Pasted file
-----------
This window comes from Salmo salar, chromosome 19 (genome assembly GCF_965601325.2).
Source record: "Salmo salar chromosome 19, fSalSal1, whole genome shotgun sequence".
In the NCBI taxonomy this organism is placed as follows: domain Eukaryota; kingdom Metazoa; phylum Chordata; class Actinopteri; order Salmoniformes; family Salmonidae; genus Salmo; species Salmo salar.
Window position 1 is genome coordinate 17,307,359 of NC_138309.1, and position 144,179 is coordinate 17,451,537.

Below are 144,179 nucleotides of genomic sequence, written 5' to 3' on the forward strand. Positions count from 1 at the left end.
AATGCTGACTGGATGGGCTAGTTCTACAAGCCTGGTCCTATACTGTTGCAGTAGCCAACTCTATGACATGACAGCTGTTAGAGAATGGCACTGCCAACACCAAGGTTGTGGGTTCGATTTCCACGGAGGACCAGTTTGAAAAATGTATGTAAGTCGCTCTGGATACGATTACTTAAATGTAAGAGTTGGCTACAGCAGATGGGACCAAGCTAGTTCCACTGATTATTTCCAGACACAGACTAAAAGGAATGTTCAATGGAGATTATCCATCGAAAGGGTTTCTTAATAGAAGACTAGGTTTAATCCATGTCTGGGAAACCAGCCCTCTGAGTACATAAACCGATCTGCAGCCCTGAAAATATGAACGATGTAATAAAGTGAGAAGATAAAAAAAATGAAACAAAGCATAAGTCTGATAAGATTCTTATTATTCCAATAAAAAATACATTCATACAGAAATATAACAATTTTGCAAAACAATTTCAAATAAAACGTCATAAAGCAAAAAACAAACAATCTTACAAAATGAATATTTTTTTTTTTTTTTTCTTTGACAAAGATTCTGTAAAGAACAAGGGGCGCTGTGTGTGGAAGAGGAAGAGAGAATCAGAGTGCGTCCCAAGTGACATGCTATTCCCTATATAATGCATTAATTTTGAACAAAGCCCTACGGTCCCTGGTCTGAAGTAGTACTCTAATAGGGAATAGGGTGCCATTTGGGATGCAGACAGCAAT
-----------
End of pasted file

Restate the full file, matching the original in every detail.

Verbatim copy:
This window comes from Salmo salar, chromosome 19 (genome assembly GCF_965601325.2).
Source record: "Salmo salar chromosome 19, fSalSal1, whole genome shotgun sequence".
In the NCBI taxonomy this organism is placed as follows: domain Eukaryota; kingdom Metazoa; phylum Chordata; class Actinopteri; order Salmoniformes; family Salmonidae; genus Salmo; species Salmo salar.
Window position 1 is genome coordinate 17,307,359 of NC_138309.1, and position 144,179 is coordinate 17,451,537.

Below are 144,179 nucleotides of genomic sequence, written 5' to 3' on the forward strand. Positions count from 1 at the left end.
AATGCTGACTGGATGGGCTAGTTCTACAAGCCTGGTCCTATACTGTTGCAGTAGCCAACTCTATGACATGACAGCTGTTAGAGAATGGCACTGCCAACACCAAGGTTGTGGGTTCGATTTCCACGGAGGACCAGTTTGAAAAATGTATGTAAGTCGCTCTGGATACGATTACTTAAATGTAAGAGTTGGCTACAGCAGATGGGACCAAGCTAGTTCCACTGATTATTTCCAGACACAGACTAAAAGGAATGTTCAATGGAGATTATCCATCGAAAGGGTTTCTTAATAGAAGACTAGGTTTAATCCATGTCTGGGAAACCAGCCCTCTGAGTACATAAACCGATCTGCAGCCCTGAAAATATGAACGATGTAATAAAGTGAGAAGATAAAAAAAATGAAACAAAGCATAAGTCTGATAAGATTCTTATTATTCCAATAAAAAATACATTCATACAGAAATATAACAATTTTGCAAAACAATTTCAAATAAAACGTCATAAAGCAAAAAACAAACAATCTTACAAAATGAATATTTTTTTTTTTTTTTTCTTTGACAAAGATTCTGTAAAGAACAAGGGGCGCTGTGTGTGGAAGAGGAAGAGAGAATCAGAGTGCGTCCCAAGTGACATGCTATTCCCTATATAATGCATTAATTTTGAACAAAGCCCTACGGTCCCTGGTCTGAAGTAGTACTCTAATAGGGAATAGGGTGCCATTTGGGATGCAGACAGCAAT